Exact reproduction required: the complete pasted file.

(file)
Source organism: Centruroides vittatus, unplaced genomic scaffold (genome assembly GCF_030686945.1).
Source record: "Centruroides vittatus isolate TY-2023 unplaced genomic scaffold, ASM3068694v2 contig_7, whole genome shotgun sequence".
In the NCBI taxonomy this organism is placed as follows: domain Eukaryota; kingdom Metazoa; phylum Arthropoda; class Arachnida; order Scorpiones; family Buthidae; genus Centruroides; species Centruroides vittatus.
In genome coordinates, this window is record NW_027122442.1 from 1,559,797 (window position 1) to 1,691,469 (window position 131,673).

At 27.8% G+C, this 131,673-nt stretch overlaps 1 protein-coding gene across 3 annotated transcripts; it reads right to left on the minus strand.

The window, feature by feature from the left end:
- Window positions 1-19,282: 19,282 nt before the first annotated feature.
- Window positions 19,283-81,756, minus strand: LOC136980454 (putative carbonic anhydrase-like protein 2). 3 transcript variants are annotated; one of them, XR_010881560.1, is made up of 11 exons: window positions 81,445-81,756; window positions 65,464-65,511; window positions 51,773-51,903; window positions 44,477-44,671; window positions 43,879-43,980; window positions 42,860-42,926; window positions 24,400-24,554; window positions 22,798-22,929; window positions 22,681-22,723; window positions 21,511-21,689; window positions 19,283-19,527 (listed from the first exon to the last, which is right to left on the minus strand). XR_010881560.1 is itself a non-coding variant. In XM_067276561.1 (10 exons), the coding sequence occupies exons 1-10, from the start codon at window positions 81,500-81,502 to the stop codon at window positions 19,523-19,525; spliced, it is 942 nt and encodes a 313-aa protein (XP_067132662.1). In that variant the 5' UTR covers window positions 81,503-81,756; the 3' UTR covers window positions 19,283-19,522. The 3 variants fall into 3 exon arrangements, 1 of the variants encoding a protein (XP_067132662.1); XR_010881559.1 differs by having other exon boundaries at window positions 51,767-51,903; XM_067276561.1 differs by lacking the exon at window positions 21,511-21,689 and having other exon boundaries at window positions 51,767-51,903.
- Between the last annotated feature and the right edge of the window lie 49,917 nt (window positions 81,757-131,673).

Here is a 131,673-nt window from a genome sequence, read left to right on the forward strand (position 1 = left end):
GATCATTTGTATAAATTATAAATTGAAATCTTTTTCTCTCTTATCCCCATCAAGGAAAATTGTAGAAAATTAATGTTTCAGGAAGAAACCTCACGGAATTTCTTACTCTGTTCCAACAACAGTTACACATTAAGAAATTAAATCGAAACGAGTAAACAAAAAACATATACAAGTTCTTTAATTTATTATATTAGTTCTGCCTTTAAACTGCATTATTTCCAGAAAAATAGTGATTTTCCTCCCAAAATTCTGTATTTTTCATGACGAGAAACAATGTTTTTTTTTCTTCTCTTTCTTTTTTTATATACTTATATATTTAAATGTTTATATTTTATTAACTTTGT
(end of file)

Source organism: Centruroides vittatus, unplaced genomic scaffold (genome assembly GCF_030686945.1).
Source record: "Centruroides vittatus isolate TY-2023 unplaced genomic scaffold, ASM3068694v2 contig_7, whole genome shotgun sequence".
In the NCBI taxonomy this organism is placed as follows: domain Eukaryota; kingdom Metazoa; phylum Arthropoda; class Arachnida; order Scorpiones; family Buthidae; genus Centruroides; species Centruroides vittatus.
In genome coordinates, this window is record NW_027122442.1 from 1,559,797 (window position 1) to 1,691,469 (window position 131,673).

At 27.8% G+C, this 131,673-nt stretch overlaps 1 protein-coding gene across 3 annotated transcripts; it reads right to left on the minus strand.

The window, feature by feature from the left end:
- Window positions 1-19,282: 19,282 nt before the first annotated feature.
- Window positions 19,283-81,756, minus strand: LOC136980454 (putative carbonic anhydrase-like protein 2). 3 transcript variants are annotated; one of them, XR_010881560.1, is made up of 11 exons: window positions 81,445-81,756; window positions 65,464-65,511; window positions 51,773-51,903; window positions 44,477-44,671; window positions 43,879-43,980; window positions 42,860-42,926; window positions 24,400-24,554; window positions 22,798-22,929; window positions 22,681-22,723; window positions 21,511-21,689; window positions 19,283-19,527 (listed from the first exon to the last, which is right to left on the minus strand). XR_010881560.1 is itself a non-coding variant. In XM_067276561.1 (10 exons), the coding sequence occupies exons 1-10, from the start codon at window positions 81,500-81,502 to the stop codon at window positions 19,523-19,525; spliced, it is 942 nt and encodes a 313-aa protein (XP_067132662.1). In that variant the 5' UTR covers window positions 81,503-81,756; the 3' UTR covers window positions 19,283-19,522. The 3 variants fall into 3 exon arrangements, 1 of the variants encoding a protein (XP_067132662.1); XR_010881559.1 differs by having other exon boundaries at window positions 51,767-51,903; XM_067276561.1 differs by lacking the exon at window positions 21,511-21,689 and having other exon boundaries at window positions 51,767-51,903.
- Between the last annotated feature and the right edge of the window lie 49,917 nt (window positions 81,757-131,673).

Here is a 131,673-nt window from a genome sequence, read left to right on the forward strand (position 1 = left end):
GATCATTTGTATAAATTATAAATTGAAATCTTTTTCTCTCTTATCCCCATCAAGGAAAATTGTAGAAAATTAATGTTTCAGGAAGAAACCTCACGGAATTTCTTACTCTGTTCCAACAACAGTTACACATTAAGAAATTAAATCGAAACGAGTAAACAAAAAACATATACAAGTTCTTTAATTTATTATATTAGTTCTGCCTTTAAACTGCATTATTTCCAGAAAAATAGTGATTTTCCTCCCAAAATTCTGTATTTTTCATGACGAGAAACAATGTTTTTTTTTCTTCTCTTTCTTTTTTTATATACTTATATATTTAAATGTTTATATTTTATTAACTTTGT